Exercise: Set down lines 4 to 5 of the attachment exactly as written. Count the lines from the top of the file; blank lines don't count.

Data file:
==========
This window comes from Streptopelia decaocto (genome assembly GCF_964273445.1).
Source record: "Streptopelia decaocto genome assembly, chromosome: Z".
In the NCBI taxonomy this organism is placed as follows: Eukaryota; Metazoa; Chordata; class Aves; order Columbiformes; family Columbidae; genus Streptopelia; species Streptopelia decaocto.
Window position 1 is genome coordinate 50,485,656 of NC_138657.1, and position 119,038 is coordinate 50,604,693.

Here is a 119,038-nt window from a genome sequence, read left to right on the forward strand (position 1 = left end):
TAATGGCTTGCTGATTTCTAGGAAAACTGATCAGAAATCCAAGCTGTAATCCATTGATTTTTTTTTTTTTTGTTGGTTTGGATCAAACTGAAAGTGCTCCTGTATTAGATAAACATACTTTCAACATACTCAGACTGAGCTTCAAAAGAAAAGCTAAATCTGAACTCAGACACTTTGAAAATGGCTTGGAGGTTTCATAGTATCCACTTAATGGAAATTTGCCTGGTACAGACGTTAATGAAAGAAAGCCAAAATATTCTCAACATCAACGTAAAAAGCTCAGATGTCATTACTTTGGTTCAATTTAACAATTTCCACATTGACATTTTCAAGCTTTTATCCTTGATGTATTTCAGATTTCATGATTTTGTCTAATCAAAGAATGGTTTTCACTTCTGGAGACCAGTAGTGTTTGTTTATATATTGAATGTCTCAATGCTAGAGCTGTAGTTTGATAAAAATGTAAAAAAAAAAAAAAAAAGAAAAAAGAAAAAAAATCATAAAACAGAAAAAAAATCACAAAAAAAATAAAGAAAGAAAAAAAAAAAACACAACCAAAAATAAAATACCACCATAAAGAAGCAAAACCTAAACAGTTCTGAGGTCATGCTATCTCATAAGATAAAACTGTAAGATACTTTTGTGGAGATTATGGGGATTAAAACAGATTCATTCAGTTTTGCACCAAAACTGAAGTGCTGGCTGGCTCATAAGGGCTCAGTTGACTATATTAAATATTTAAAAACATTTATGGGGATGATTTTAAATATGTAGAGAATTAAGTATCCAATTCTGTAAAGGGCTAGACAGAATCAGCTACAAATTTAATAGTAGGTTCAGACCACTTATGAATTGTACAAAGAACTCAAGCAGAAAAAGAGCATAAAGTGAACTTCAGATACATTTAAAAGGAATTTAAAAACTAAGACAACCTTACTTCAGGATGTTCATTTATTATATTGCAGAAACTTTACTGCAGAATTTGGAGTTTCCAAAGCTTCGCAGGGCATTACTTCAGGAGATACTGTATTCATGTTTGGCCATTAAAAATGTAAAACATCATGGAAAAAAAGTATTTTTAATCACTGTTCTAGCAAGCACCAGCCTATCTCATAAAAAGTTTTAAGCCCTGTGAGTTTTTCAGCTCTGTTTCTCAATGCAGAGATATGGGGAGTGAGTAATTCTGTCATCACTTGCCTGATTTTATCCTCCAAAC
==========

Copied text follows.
Window position 1 is genome coordinate 50,485,656 of NC_138657.1, and position 119,038 is coordinate 50,604,693.

Here is a 119,038-nt window from a genome sequence, read left to right on the forward strand (position 1 = left end):